Because of misplaced optimism, I am currently suffering through another muddy season as I did in the spring but I am ready to throw in the mud-covered towel and admit this is how the climate is changing for good. Just as I make winter tolerable by having the right tires, snow equipment and clothes I’m feeling that I now need to rethink my expectations and preparation for spring and fall.
It seems that 13 inches/month instead of the usual 3” is the new normal so it’s time to do things differently: bury the sump pump drain instead of having it dump into the middle of my yard, buy cute rubber boots and a real rain slicker, and have my next dog be mud brown instead of English Cream.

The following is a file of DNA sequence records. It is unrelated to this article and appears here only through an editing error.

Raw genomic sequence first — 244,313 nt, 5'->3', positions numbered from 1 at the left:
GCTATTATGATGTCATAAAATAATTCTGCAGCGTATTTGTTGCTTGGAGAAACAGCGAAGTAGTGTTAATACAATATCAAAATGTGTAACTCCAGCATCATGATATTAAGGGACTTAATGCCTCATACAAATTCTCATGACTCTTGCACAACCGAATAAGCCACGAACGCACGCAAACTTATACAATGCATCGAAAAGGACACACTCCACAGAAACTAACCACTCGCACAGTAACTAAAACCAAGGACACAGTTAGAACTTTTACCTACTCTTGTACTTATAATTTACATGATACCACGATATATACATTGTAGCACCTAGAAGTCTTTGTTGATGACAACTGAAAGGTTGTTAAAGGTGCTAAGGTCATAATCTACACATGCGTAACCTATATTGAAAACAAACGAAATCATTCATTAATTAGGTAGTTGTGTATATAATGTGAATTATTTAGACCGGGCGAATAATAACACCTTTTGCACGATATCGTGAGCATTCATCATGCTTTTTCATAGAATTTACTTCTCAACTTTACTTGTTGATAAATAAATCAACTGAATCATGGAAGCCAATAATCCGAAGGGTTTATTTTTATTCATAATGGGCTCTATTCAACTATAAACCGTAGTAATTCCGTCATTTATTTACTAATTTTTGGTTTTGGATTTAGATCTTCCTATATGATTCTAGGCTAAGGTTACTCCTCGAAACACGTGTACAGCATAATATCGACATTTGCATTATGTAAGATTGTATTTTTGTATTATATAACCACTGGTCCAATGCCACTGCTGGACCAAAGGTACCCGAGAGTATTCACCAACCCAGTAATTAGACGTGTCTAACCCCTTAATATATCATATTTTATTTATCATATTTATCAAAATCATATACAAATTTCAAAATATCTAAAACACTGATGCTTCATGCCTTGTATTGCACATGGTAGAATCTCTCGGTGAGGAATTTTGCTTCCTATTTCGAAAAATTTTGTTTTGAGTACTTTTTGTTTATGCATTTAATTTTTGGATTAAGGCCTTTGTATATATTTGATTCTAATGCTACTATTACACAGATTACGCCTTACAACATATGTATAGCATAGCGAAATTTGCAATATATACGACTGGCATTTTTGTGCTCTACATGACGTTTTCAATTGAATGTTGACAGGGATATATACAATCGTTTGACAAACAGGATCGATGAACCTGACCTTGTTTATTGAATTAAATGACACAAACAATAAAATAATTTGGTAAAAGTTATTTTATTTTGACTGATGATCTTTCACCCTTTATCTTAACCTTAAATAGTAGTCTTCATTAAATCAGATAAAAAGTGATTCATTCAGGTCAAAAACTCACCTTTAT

We have two choices when conditions change: accept them or fight them. You can remain miserable and lament that things are not how they are “supposed” to be or you can adapt your behavior to improve your situation. Don’t be a victim and just stand by while circumstances rain on your parade.
I handle logistics for an organization’s innovation cohort – arranging meals, travel, accommodations, communication, hospitality – but one thing that I don’t do is make coffee. Making a good pot seems to require a magic touch, like a chef putting just the right amount of ingredients into a big pot of soup.